Housebuilders have been sluggish in picking up on new technology that allows suppliers and consumers to monitor energy consumption in the home. But studies show they have clear benefits

In most homes the electricity meter is put in an inaccessible corner of a rarely entered cupboard. Its collection of dials and displays only get looked at when the bill is queried or on the increasingly rare occasion that the meter reader comes to call. But that could be about to change.

The government is piloting smart meters which will provide utility firms and consumers with more accurate, up-to-date and comprehensible information about energy consumption. The Department for Business, Enterprise and Regulatory Reform is likely to announce at the end of the year whether it will push on with legislation in the 2007 energy white paper to make the meters mandatory.

There are several other bits of legislation driving this activity. The EU’s energy end-use efficiency and services directive, which came into effect in May, presses for consumers to be given better information about their energy consumption and thinks smart meters can help here. And of course the UK government also has a target to reduce carbon dioxide emissions by 60% by 2050.

What’s so smart about meters?

At the most basic level, smart meters are simply a way for utility companies to get more frequent and accurate meter readings without having to enter customers’ homes. The more advanced have in-home displays so that consumers can see their energy use and two-way communication between energy supplier and customer becomes possible. For example, the meters allow suppliers to switch customers between pre-pay and credit payment remotely and users can switch between tariffs.

Some meters have several circuits – for example, one for heating and water and another for sockets – so they can be programmed to switch off heating or air-conditioning temporarily if there is a price spike in the energy wholesale market without switching off other appliances. “This benefits customers and suppliers because they don’t have to buy energy in expensive periods,” says Les Woolner, managing director of Horstmann, which makes heating control systems.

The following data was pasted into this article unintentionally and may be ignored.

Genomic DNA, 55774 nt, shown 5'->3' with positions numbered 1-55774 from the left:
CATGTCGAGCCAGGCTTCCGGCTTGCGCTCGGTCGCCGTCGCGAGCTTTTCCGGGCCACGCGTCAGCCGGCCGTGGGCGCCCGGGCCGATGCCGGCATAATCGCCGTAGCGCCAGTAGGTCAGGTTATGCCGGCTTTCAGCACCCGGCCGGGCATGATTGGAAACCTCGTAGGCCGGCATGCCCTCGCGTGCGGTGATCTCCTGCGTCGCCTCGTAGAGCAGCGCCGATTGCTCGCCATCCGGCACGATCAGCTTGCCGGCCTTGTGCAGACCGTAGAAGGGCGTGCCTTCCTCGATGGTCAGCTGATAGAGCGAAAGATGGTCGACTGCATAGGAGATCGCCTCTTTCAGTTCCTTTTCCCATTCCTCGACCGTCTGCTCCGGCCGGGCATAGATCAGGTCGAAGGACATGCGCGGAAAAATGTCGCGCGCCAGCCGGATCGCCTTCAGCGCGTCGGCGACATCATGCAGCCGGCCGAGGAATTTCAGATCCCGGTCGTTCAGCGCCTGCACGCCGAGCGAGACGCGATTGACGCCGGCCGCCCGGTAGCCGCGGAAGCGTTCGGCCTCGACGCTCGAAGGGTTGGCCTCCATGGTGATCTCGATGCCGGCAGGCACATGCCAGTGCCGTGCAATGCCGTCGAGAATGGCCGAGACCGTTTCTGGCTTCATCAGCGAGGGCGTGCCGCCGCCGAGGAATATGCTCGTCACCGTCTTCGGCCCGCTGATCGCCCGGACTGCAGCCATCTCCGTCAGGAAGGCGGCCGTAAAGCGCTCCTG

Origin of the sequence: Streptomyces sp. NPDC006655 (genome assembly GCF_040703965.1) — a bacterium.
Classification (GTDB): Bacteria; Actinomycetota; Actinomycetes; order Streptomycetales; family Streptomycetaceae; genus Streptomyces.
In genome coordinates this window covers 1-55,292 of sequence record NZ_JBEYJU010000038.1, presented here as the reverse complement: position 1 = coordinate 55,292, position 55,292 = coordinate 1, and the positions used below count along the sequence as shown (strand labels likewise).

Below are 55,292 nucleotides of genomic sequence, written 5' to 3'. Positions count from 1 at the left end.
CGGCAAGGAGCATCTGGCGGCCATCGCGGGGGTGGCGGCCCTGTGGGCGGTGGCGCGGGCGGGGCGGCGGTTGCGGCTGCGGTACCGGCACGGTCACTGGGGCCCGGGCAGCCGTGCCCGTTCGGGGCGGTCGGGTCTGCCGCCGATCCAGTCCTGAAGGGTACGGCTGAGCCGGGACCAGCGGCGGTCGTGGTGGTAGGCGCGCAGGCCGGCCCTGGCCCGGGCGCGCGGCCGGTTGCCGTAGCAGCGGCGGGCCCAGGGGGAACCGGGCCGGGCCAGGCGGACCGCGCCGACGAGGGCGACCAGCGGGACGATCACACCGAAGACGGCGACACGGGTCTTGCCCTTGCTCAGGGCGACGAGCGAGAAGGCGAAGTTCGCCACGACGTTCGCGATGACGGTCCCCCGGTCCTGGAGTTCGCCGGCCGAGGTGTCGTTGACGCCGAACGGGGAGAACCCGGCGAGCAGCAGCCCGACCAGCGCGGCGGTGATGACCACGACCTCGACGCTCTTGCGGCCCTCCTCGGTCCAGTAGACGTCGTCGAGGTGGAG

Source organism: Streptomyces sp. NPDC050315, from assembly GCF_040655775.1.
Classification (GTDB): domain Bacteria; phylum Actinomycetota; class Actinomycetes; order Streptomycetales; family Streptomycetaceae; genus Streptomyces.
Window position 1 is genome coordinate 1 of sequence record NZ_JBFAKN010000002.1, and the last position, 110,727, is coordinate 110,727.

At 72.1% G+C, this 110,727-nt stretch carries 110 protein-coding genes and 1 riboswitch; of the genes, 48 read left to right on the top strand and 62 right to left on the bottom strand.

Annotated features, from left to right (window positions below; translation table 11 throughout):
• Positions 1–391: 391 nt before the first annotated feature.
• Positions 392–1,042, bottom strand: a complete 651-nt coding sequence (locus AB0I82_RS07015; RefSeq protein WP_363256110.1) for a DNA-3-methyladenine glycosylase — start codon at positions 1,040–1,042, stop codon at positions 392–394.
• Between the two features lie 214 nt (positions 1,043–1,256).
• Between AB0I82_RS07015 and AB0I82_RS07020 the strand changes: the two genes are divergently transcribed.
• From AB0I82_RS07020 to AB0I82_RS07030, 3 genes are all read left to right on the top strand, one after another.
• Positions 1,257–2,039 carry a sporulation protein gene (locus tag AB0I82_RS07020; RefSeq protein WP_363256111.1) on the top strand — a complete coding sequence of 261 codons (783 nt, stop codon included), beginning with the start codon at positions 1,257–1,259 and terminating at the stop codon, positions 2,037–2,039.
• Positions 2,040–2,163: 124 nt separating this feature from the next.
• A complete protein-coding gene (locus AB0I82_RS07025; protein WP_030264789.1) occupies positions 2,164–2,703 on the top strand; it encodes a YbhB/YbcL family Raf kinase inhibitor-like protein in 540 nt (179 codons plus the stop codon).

The more advanced meters can also be used for microgeneration by measuring energy sold to the national grid.

So the meters offer benefits for customers and their suppliers. The consumer may use less energy overall or save money by switching their energy use to off-peak periods or cheaper tariffs. The Energy Saving Trust estimates that 7.4 million tonnes of CO2 a year could be saved by if smart meter were installed in every home. However, a trial in Northern Ireland found customers cut their energy bills by only 3%, largely through using energy at cheaper times rather than reducing overall consumption, according to Gill Owen, senior research fellow at Warwick Business School. Households in the trial were given leaflets explaining when energy was expensive. Studies have estimated that customers with smart meters could reduce their bills by between 1% and 3%. “Whether they save money over the long term depends on how they respond to metering and reduce energy use,” says Owen. “If a meter cost £150, then it would be paid off over a number of years and so whether you see a financial saving depends on how much you reduce your energy use.” Joanne Carr, director of business development at National Energy Action, says customers in one of the pilots they have overseen have also saved money. “The amount of energy saved isn’t huge but it is significant enough to make a difference with today’s higher prices,” she says.